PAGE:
De Blasio gets defensive at NYCHA press conference
Alternating between defensiveness and anger, Mayor Bill de Blasio on Monday tried to paint a rosy picture of the imposition of a federal monitor on the city agency that for decades has mismanaged the upkeep of public housing.
During a nearly hour-long press conference, Hizzoner also characterized examples of deception and dishonesty by NYCHA officials and employees to hide deplorable conditions at NYCHA as mere “allegations,” and presumptuously insisted that tenants of the run-down housing projects would not want to blame anyone for the deplorable conditions.
“I don’t think [NYCHA tenants] want to see someone to blame. I think they want to see people are going to fix the problem,” de Blasio said when asked about responsibility for the years of horrid conditions in public housing.
“As to the question of apology, I want to offer a joint apology, and you can find out if the other people involved want to be a part of it,” he said, citing a generation of leaders in federal and state government he says didn’t provide enough funding.
“I think the city government owes them an apology. My administration and I will offer an apology, but the administrations before me should also offer an apology too,” he added. “So you want an apology? I apologize and I want to hear everyone else apologize.”
While the mayor’s tone was measured through the majority of the press conference, he grew testy at times — including when he refused to let Deputy Mayor Alicia Glen answer a question about her role in the fiasco.
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It’s still not clear what Glen knew when about the fact that NYCHA had gone four years without conducting required annual inspections of apartments for lead paint.
“I’m going to step in for a second… I’m sorry, I’m running this press conference,” he interjected. “We are not here to rehash each and every step of the past.”
When a New York Times reporter suggested the mayor had been forced to sign the decree by the Manhattan US Attorney’s Office, rather than agreeing to it willingly, Hizzoner blew up.
“It was not forced, it was a decision, my friend. Seriously my friend, you represent a rather prestigious journalistic entity. Do not put words in someone’s mouth. That’s really not cool,” the mayor said. “I was not forced for a minute. I had the choice if I wanted to do something different to do something different. So really try and respect the truth.”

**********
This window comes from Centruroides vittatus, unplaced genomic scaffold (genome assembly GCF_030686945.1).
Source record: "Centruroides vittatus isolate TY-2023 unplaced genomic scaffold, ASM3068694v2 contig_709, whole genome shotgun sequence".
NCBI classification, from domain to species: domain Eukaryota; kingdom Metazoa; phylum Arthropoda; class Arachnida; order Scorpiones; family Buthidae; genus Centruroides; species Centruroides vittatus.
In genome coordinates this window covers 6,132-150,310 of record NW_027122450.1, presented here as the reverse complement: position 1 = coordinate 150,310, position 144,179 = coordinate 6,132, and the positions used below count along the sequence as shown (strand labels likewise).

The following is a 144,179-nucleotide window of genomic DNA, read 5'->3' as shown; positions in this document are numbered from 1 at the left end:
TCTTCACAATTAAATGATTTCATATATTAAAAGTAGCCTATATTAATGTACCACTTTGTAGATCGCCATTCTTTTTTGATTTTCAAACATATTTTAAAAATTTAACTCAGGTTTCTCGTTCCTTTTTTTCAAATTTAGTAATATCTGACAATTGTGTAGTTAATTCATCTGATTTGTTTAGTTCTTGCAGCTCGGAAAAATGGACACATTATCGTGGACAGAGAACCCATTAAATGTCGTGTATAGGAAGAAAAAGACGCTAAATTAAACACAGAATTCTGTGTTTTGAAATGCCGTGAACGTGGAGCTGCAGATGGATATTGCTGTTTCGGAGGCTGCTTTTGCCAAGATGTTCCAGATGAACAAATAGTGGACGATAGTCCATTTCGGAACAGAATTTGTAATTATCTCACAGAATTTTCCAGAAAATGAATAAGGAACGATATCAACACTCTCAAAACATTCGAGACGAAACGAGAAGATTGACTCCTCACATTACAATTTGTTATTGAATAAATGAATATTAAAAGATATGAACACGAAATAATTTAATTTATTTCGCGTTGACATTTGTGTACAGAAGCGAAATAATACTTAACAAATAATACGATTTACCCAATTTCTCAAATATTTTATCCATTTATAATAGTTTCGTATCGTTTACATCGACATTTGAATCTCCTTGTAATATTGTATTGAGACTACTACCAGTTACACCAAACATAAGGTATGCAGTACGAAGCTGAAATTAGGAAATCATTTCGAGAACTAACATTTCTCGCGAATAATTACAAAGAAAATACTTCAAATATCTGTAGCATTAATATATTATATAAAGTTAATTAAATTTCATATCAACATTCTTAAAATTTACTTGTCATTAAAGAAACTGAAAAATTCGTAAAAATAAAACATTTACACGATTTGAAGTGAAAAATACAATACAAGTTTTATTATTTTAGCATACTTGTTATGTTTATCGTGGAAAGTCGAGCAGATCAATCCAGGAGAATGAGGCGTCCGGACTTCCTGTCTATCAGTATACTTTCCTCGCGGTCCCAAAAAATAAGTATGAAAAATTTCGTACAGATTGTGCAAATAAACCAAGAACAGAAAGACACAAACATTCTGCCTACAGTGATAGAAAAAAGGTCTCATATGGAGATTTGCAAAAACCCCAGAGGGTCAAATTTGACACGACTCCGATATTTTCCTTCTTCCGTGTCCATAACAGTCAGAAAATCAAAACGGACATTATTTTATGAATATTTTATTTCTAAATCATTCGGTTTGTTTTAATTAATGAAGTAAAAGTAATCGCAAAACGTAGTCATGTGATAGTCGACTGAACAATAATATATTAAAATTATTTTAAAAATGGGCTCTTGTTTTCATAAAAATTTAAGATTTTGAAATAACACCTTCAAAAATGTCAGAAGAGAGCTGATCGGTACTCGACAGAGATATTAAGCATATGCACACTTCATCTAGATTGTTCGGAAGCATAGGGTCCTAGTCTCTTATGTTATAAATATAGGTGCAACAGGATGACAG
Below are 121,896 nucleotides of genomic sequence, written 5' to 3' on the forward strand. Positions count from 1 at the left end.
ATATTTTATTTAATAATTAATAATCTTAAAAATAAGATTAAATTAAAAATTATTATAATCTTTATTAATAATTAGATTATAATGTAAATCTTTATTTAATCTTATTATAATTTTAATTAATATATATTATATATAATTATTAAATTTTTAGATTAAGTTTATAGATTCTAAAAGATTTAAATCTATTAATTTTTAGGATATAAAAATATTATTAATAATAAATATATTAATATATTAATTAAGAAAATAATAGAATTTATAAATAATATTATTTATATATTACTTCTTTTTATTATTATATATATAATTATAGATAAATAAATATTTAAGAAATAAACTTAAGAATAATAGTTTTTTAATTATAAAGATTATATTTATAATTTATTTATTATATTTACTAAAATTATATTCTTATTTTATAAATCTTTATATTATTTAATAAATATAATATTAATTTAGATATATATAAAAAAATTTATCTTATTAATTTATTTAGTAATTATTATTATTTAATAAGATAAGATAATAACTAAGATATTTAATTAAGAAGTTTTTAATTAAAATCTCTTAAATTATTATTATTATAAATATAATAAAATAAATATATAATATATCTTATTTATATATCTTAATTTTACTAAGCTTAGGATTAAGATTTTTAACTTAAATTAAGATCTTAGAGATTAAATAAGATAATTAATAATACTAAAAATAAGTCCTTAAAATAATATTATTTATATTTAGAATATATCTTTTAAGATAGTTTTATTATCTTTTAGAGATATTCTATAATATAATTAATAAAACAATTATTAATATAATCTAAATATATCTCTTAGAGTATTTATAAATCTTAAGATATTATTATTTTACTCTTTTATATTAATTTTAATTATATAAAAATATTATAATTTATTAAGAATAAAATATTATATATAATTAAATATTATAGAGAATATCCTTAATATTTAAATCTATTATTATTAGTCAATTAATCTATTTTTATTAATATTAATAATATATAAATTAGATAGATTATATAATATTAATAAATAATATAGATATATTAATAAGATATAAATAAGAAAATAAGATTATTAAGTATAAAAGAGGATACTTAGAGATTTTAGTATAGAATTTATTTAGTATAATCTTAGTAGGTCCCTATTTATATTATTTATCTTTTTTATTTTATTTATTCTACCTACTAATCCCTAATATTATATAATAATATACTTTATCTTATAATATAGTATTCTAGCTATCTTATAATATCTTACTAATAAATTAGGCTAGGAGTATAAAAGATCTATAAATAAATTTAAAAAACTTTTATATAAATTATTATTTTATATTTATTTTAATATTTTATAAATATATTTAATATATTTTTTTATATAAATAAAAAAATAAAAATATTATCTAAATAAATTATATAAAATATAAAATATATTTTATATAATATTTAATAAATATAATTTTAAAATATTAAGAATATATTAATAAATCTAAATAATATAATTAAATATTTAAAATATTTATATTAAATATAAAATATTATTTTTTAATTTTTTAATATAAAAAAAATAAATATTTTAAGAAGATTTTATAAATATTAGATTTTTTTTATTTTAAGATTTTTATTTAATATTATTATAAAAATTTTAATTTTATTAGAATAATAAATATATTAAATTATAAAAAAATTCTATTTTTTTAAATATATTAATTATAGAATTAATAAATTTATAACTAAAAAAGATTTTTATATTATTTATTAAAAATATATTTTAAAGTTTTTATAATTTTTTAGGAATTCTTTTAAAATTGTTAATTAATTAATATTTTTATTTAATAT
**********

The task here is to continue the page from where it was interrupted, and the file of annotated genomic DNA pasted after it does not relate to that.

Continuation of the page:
The city’s other option would have been to see the case go to trial, which could have similarly yielded a federal monitor and other conditions being imposed by the court.
The mayor argued that it was important to work collaboratively with the feds rather than fight against them.
He also talked tough about figuring out which NYCHA officials deceived their superiors and federal officials about the true state of affairs, and about taking steps in the near future to clear them out.
But at least for that moment on Monday, de Blasio refused to change his assessment of how effectively the crisis was handled.
He still backs former NYCHA chair Shola Olatoye, who departed in April after it was revealed that she has falsely certified to the feds that the lead inspections had been taking place.
He insists the city acted decisively when that deception became known in mid-2016, even though the lack of inspections was kept hidden from the public for more than a year.
And the mayor wouldn’t take back his claim from November 2017, after a report by the city’s Department of Investigation highlighted many of the same problems, that no harm had been done to “any child because of the mistakes that were made.”
The federal complaint released Monday pointed to a minimum of 19 cases of elevated blood lead levels in kids living in NYCHA apartments since 2010 — and likely dozens if not hundreds more — but the mayor said those were allegations that the city hadn’t yet confirmed.
“Based on the information I had at the time, what I said I absolutely believed to be accurate,” he said. “I’m not changing that statement until I have facts otherwise.”
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